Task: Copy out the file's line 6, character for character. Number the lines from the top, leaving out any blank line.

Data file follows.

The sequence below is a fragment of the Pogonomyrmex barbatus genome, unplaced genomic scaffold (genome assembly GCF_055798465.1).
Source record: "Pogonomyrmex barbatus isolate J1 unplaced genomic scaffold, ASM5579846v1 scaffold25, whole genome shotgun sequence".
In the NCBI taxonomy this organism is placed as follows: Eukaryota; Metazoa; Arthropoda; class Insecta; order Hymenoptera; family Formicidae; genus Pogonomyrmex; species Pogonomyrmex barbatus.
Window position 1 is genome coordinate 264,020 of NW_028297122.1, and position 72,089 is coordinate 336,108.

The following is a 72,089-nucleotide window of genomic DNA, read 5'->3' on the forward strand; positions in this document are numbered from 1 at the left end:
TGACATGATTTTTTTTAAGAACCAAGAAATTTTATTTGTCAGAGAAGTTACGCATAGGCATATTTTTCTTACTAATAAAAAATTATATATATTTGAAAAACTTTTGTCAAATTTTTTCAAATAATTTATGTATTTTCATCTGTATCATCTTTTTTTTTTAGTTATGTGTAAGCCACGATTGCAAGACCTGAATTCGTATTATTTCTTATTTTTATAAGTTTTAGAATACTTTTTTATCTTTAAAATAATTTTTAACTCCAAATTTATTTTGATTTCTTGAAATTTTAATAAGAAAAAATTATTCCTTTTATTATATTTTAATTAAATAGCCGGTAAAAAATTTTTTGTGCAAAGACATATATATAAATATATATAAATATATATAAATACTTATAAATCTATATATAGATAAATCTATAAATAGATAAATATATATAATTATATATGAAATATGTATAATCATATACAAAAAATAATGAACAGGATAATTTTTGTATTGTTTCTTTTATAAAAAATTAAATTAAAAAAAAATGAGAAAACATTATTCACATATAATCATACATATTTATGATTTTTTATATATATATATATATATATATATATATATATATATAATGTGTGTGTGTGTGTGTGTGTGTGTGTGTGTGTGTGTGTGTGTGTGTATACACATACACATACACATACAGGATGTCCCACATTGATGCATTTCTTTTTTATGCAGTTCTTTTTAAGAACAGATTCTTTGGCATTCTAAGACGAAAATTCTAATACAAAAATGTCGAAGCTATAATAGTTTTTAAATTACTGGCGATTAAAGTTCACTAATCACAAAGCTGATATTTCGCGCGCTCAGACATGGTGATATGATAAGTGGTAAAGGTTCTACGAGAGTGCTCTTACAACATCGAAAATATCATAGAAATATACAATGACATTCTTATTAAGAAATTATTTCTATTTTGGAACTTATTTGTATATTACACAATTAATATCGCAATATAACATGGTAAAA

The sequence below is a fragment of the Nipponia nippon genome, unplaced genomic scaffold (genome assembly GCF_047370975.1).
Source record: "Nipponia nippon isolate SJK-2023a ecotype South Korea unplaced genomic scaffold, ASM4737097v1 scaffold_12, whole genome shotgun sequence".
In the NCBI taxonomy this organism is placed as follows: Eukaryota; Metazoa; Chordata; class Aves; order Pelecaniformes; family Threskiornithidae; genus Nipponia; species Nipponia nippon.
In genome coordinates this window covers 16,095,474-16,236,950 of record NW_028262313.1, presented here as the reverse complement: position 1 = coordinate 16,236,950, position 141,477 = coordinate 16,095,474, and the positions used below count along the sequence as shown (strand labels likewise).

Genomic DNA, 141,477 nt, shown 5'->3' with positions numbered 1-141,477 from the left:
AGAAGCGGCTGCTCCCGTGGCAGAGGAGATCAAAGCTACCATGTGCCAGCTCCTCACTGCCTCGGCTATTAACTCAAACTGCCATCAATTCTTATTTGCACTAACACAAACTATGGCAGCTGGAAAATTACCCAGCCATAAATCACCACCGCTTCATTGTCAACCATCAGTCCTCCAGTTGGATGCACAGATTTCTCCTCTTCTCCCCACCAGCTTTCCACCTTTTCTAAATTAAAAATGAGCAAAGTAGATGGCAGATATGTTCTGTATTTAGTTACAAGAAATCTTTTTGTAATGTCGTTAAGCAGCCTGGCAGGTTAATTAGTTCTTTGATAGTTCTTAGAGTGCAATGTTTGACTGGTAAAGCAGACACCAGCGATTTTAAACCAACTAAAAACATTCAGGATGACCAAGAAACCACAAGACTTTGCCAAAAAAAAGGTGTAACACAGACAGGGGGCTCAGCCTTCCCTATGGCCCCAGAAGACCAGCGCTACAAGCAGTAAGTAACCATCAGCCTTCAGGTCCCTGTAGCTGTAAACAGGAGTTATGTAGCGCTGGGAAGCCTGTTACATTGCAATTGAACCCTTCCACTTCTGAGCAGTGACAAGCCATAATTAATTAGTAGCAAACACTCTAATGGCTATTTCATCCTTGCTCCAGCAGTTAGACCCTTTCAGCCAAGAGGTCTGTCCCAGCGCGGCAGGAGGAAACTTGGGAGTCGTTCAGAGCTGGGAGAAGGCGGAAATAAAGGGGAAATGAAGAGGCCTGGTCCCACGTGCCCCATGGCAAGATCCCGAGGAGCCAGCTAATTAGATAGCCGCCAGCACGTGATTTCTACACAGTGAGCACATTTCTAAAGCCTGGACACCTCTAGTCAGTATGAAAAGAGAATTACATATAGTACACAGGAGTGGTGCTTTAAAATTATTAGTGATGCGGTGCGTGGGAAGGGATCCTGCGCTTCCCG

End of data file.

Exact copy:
TGACATGATTTTTTTTAAGAACCAAGAAATTTTATTTGTCAGAGAAGTTACGCATAGGCATATTTTTCTTACTAATAAAAAATTATATATATTTGAAAAACTTTTGTCAAATTTTTTCAAATAATTTATGTATTTTCATCTGTATCATCTTTTTTTTTTAGTTATGTGTAAGCCACGATTGCAAGACCTGAATTCGTATTATTTCTTATTTTTATAAGTTTTAGAATACTTTTTTATCTTTAAAATAATTTTTAACTCCAAATTTATTTTGATTTCTTGAAATTTTAATAAGAAAAAATTATTCCTTTTATTATATTTTAATTAAATAGCCGGTAAAAAATTTTTTGTGCAAAGACATATATATAAATATATATAAATATATATAAATACTTATAAATCTATATATAGATAAATCTATAAATAGATAAATATATATAATTATATATGAAATATGTATAATCATATACAAAAAATAATGAACAGGATAATTTTTGTATTGTTTCTTTTATAAAAAATTAAATTAAAAAAAAATGAGAAAACATTATTCACATATAATCATACATATTTATGATTTTTTATATATATATATATATATATATATATATATATATATAATGTGTGTGTGTGTGTGTGTGTGTGTGTGTGTGTGTGTGTGTGTGTGTATACACATACACATACACATACAGGATGTCCCACATTGATGCATTTCTTTTTTATGCAGTTCTTTTTAAGAACAGATTCTTTGGCATTCTAAGACGAAAATTCTAATACAAAAATGTCGAAGCTATAATAGTTTTTAAATTACTGGCGATTAAAGTTCACTAATCACAAAGCTGATATTTCGCGCGCTCAGACATGGTGATATGATAAGTGGTAAAGGTTCTACGAGAGTGCTCTTACAACATCGAAAATATCATAGAAATATACAATGACATTCTTATTAAGAAATTATTTCTATTTTGGAACTTATTTGTATATTACACAATTAATATCGCAATATAACATGGTAAAA